James Blood Ulmer

Music Speaks Louder Than Words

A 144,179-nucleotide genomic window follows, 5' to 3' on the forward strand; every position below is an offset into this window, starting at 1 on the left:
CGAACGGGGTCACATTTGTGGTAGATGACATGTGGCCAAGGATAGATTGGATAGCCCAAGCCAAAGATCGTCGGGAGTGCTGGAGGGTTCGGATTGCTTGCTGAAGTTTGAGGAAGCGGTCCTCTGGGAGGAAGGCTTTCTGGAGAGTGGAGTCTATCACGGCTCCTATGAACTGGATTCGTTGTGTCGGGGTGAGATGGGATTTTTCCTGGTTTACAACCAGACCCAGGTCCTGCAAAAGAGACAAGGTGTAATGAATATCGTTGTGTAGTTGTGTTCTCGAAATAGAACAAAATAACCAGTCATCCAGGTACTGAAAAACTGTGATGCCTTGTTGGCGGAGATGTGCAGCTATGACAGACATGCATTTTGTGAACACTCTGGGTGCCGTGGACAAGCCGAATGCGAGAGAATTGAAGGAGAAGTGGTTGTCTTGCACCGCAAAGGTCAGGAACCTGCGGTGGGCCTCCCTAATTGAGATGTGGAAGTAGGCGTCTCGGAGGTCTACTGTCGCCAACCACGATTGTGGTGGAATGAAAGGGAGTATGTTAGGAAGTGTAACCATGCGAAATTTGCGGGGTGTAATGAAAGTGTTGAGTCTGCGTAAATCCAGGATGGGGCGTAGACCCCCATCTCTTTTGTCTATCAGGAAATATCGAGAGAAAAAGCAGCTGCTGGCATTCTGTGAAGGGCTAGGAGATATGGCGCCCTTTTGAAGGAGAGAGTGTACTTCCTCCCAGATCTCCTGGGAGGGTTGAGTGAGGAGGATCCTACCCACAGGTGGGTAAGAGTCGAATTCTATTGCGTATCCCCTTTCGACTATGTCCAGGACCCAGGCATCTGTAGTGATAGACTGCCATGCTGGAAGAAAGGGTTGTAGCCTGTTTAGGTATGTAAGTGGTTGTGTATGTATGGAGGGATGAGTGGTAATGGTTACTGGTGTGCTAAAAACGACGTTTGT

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Great cover art concept -- James Blood Ulmer portrayed as the front porch bluesman that's definitely a big, often unrecognized part of his personality. Mouth-watering music concept -- a long-anticipated venture into the compositions of mentor Ornette Coleman by the man who's probably his premier latter-day disciple. But, man, what an enormous let-down Music Speaks Louder Than Words is in terms of execution. First, why throw in three pedestrian, all-electric originals with straight backbeats and vocals that disrupt what little momentum the Coleman-penned tracks generate? To pad the disc from 42 to 55 minutes? To give son (we're assuming) Michael Mustafa Ulmer a chance to play keyboards on the record? Worse, Ulmer sounds distracted and disinterested, his guitar lines all introverted thumb mumbles and musings played softer than his acoustic rhythm section (and they're being sensitive). "Lonely Woman" gets a bit of a blues feel, and very sporadically those tradmemark electrifying harmolodic guitar shivers but Calvin "Fuzz" Jones' bass is too active with counter melodies here. "Elizabeth" is very light, with almost lounge-y melody variations that are totally unmemorable. While "Sphinx" summons up some lively elements, Ulmer is way off in that introverted zone of his own, and the initial drama on "Skies of America" fades away with his fragmentary playing. It's not the optimal debut for two un-recorded Coleman pieces. "Cherry, Cherry" actually has some energy and commitment with Jones' acoustic walking foundation and Amin Ali's thumb-pop electric bass lead. Aubrey Dayle's drums goose things, Ulmer sounds involved, and there's some interplay between the musicians. "Street News" is meditative at first, with Rashied Ali (wasted here despite putting forth the effort) and Jones carrying the load before Ulmer rouses himself to play some things that aren't remotely interesting. The originals: a lackluster rock tune ("Dance in the Dark"), one pedestrian boogie blues ("I Can't Take It Anymore"), and one lame attempt to link his jazz as the teacher, funk is the preacher riff to rap ("Rap Man"). But Ulmer's mumbled vocal on the last one really shows how not into the whole thing he is. What a wasted opportunity.

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